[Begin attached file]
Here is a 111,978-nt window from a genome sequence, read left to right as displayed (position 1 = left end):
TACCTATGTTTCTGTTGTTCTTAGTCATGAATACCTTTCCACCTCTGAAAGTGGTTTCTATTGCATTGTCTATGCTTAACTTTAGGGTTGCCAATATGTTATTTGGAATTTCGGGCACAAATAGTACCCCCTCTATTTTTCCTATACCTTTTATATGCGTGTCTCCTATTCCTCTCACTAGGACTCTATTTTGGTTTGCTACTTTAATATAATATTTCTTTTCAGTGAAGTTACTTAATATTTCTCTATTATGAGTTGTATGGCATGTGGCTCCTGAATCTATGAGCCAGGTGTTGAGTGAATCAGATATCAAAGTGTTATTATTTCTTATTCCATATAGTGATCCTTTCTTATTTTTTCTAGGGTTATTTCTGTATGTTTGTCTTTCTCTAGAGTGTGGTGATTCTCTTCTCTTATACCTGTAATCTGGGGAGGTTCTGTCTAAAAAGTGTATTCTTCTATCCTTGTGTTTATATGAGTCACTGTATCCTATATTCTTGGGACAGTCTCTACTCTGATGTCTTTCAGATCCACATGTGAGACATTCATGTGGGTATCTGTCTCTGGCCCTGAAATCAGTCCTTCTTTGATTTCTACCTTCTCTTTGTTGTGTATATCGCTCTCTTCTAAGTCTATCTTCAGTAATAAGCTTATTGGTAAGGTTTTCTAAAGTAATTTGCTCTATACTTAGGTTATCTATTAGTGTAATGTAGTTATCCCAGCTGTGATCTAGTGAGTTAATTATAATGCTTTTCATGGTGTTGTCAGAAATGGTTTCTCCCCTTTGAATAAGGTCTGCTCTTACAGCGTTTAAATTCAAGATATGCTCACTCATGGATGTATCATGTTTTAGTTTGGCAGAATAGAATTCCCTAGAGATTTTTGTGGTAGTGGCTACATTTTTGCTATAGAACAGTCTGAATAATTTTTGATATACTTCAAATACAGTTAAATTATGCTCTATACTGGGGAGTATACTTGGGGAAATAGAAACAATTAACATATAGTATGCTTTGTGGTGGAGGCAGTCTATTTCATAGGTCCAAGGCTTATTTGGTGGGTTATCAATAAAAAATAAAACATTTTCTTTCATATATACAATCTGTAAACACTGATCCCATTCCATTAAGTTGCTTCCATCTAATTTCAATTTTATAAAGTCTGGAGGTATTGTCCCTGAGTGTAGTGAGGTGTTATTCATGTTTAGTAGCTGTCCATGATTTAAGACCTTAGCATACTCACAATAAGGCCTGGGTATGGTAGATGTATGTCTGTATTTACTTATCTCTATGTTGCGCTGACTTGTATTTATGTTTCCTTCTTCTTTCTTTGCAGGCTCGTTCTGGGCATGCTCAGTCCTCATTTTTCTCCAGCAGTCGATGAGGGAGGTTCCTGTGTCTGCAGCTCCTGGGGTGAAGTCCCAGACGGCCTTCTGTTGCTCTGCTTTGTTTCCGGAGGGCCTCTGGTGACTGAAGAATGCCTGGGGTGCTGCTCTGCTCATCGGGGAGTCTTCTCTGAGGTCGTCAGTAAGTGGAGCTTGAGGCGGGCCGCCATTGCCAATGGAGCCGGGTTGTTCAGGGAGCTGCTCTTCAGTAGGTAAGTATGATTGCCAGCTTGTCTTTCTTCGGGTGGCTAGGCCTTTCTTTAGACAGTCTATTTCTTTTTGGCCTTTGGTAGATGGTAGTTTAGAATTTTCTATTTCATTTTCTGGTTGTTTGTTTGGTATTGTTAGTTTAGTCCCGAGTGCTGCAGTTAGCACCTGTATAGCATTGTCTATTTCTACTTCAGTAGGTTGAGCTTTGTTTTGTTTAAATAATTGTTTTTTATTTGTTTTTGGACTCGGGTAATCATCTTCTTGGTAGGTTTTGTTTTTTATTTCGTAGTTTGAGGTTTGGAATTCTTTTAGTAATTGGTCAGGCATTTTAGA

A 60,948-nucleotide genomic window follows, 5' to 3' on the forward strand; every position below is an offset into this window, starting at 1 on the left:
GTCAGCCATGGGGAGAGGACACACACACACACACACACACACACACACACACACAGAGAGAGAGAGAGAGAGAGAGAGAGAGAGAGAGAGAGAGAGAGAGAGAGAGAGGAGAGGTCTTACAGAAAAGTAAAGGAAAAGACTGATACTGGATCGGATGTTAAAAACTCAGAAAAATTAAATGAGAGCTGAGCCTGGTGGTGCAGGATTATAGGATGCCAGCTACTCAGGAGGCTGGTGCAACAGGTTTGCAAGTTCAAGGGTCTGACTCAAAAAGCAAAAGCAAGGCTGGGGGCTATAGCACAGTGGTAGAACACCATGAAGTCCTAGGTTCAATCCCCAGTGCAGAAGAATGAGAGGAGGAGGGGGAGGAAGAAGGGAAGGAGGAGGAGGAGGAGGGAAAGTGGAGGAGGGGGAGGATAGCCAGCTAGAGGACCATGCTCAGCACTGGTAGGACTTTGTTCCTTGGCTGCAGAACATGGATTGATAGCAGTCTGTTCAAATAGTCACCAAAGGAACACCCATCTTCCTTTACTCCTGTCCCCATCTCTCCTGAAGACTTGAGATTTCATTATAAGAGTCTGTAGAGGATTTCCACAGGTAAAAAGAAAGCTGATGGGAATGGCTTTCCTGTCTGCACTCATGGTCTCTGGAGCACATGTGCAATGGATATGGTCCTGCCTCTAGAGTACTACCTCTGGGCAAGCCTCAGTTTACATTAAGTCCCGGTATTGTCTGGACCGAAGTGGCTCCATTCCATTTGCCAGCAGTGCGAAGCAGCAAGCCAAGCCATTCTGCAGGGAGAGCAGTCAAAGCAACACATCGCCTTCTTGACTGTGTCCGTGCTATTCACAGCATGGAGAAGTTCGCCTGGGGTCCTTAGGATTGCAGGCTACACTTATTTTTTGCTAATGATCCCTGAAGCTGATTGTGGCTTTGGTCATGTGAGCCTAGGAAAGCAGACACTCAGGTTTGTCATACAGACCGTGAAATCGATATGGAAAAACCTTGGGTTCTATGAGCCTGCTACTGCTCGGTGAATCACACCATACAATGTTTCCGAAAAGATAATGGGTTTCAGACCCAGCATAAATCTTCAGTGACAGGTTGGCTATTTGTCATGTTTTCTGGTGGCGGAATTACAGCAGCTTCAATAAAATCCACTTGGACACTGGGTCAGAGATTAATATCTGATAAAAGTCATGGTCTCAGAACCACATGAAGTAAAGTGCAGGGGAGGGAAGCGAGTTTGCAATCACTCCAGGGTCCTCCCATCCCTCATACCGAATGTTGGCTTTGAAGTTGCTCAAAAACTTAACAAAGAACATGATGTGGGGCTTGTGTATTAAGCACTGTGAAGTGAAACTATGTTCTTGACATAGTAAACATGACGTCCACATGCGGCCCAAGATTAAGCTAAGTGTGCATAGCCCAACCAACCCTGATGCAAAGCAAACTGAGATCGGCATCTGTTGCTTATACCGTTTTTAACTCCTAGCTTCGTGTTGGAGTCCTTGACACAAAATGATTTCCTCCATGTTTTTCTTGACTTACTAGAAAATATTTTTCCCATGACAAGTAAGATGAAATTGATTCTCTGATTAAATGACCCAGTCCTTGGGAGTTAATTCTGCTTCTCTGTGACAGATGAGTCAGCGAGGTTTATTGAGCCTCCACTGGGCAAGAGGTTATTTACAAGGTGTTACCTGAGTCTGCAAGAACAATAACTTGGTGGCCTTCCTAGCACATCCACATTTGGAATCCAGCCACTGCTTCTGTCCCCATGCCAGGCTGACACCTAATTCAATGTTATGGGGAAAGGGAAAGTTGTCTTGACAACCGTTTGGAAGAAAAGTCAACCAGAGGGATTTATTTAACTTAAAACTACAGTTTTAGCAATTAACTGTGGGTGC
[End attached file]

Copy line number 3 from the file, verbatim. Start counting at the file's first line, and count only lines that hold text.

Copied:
A 60,948-nucleotide genomic window follows, 5' to 3' on the forward strand; every position below is an offset into this window, starting at 1 on the left: